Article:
Best, R. (2014) Forty years of pastoral care: an appraisal of Michael Marland’s seminal book and its significance for pastoral care in schools. Pastoral Care in Education, 32(3): 173-185
Calvert, M. (2009) From ‘pastoral care ‘to ’care’: meanings and practices. Pastoral Care in Education,27(4): 267-277.
Jones, P. (2019) National guidance for pastoral support in schools. NAPCE (3 April). Available at https://www.napce.org.uk/national-guidance-for-pastoral-support-in-schools/.
Lane, S. (2020) Beyond Wiping Noses. Building an informed approach to pastoral leadership in schools, Carmarthen: Crown House Publishing.
Lord, E. (1983) Pastoral care in education: principles and practice. Pastoral Care in Education,1(1):6-11.
Marland, M. (1974) Pastoral Care. London: Heinemann

ARTICLE: NAPCE Chair Phil Jones Responds to Guardian Headline “Children in the UK are the Unhappiest in Europe”

 

“Children in the UK are the unhappiest in Europe”

This was the headline in The Guardian newspaper on Friday 28th August 2020.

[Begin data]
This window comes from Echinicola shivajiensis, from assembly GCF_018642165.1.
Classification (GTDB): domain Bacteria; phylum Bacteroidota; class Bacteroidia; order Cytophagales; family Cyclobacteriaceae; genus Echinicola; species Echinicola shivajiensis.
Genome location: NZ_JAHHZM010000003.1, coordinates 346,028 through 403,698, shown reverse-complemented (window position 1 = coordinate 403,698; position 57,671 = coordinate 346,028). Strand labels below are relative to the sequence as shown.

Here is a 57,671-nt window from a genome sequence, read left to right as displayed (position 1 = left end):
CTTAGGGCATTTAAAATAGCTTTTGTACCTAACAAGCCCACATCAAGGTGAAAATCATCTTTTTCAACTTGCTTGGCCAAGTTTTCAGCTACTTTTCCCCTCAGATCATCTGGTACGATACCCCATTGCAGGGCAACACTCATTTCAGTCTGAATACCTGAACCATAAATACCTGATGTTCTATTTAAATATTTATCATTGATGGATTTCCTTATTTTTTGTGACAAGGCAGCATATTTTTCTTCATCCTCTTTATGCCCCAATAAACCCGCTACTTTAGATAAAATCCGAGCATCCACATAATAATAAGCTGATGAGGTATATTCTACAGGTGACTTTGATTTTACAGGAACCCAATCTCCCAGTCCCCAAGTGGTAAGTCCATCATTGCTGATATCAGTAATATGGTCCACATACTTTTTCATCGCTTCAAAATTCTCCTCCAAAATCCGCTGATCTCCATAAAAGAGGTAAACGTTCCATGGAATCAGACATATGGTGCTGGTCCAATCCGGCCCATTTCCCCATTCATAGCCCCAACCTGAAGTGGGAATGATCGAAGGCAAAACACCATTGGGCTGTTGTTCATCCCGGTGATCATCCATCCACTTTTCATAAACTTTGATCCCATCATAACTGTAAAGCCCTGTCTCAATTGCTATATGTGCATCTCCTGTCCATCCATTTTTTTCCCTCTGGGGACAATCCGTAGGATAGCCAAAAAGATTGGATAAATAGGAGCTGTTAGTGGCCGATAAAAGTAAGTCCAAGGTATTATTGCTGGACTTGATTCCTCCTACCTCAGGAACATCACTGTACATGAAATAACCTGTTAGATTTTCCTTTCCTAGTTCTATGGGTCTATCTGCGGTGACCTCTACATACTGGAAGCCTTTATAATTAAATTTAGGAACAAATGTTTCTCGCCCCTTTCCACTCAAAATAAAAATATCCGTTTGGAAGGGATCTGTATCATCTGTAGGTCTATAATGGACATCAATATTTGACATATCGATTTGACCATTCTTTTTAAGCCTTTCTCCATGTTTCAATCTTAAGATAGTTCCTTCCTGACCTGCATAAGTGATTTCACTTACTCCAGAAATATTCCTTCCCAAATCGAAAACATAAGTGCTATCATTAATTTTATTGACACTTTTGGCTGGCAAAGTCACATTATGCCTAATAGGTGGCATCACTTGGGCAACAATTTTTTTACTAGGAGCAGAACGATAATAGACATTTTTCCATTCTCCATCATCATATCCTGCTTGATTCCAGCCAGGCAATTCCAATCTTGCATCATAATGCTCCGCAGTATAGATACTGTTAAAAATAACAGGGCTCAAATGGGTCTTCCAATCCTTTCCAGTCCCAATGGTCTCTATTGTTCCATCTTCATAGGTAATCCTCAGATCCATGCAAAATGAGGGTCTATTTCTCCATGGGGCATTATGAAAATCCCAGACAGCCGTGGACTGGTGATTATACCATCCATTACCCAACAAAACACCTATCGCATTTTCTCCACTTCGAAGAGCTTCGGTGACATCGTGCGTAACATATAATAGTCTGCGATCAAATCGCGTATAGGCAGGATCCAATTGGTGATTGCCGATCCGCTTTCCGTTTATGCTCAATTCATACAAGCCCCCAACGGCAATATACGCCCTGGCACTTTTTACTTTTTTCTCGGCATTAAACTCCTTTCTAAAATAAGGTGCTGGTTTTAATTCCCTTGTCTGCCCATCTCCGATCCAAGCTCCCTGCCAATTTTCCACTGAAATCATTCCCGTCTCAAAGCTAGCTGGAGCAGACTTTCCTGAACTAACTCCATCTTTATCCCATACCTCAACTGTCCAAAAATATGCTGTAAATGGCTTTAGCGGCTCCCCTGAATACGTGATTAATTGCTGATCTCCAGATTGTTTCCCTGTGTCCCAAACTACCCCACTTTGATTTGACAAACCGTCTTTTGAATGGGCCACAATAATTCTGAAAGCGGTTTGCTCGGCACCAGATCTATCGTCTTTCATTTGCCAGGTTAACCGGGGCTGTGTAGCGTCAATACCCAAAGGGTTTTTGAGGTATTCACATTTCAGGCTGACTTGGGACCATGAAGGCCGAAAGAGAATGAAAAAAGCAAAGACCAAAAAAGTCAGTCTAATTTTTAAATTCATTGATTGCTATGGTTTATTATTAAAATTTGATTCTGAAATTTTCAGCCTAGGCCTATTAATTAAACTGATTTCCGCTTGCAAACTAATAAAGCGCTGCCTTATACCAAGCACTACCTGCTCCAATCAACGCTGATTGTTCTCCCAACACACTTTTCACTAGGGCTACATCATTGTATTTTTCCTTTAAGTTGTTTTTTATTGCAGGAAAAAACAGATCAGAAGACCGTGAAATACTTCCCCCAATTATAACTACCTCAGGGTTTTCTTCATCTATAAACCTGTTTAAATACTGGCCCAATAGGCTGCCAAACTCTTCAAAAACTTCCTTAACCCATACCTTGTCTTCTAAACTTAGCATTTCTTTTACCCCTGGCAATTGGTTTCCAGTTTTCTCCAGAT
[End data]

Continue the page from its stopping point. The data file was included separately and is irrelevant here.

Although decisions in education are not normally driven by whether young people are happy or not this report being published, as it was just before schools returned for a new academic year, in the middle of a pandemic, encourages pastoral staff to reflect on the experience of young people in school.

It was reported that more than a third of 15-year olds scored low on life satisfaction in the annual ‘Good Childhood Report’, from the Children’s Society.

Children in the UK have the lowest levels of life satisfaction across Europe with a particularly British fear of failure partly to blame, according to the report.

The UK children fared badly across happiness measurements, including satisfaction with schools, friends, and sense of purpose, when compared with children from other European countries.

The rise in UK child poverty and school pressures were cited alongside the fear of failure as reasons why only 64% of UK children experienced high life satisfaction, the lowest figure of 24 countries surveyed by the OECD.